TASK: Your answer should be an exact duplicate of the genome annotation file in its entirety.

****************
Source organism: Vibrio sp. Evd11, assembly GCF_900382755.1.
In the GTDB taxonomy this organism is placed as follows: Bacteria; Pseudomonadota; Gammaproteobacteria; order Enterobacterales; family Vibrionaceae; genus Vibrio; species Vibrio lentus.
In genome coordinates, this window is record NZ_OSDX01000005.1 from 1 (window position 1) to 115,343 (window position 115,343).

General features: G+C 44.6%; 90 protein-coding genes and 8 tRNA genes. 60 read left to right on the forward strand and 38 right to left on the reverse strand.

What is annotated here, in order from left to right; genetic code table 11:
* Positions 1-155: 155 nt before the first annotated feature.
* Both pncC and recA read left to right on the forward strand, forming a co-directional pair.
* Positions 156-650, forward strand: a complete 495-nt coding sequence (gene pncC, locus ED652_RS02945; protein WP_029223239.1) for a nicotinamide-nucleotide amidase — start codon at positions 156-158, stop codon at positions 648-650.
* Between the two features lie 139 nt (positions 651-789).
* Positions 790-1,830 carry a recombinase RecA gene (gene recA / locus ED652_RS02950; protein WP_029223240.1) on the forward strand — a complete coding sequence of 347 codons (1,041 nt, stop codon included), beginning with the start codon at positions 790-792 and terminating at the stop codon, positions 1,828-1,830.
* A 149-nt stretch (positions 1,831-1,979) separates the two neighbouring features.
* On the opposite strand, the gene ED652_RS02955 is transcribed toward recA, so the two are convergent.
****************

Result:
Source organism: Vibrio sp. Evd11, assembly GCF_900382755.1.
In the GTDB taxonomy this organism is placed as follows: Bacteria; Pseudomonadota; Gammaproteobacteria; order Enterobacterales; family Vibrionaceae; genus Vibrio; species Vibrio lentus.
In genome coordinates, this window is record NZ_OSDX01000005.1 from 1 (window position 1) to 115,343 (window position 115,343).

General features: G+C 44.6%; 90 protein-coding genes and 8 tRNA genes. 60 read left to right on the forward strand and 38 right to left on the reverse strand.

What is annotated here, in order from left to right; genetic code table 11:
* Positions 1-155: 155 nt before the first annotated feature.
* Both pncC and recA read left to right on the forward strand, forming a co-directional pair.
* Positions 156-650, forward strand: a complete 495-nt coding sequence (gene pncC, locus ED652_RS02945; protein WP_029223239.1) for a nicotinamide-nucleotide amidase — start codon at positions 156-158, stop codon at positions 648-650.
* Between the two features lie 139 nt (positions 651-789).
* Positions 790-1,830 carry a recombinase RecA gene (gene recA / locus ED652_RS02950; protein WP_029223240.1) on the forward strand — a complete coding sequence of 347 codons (1,041 nt, stop codon included), beginning with the start codon at positions 790-792 and terminating at the stop codon, positions 1,828-1,830.
* A 149-nt stretch (positions 1,831-1,979) separates the two neighbouring features.
* On the opposite strand, the gene ED652_RS02955 is transcribed toward recA, so the two are convergent.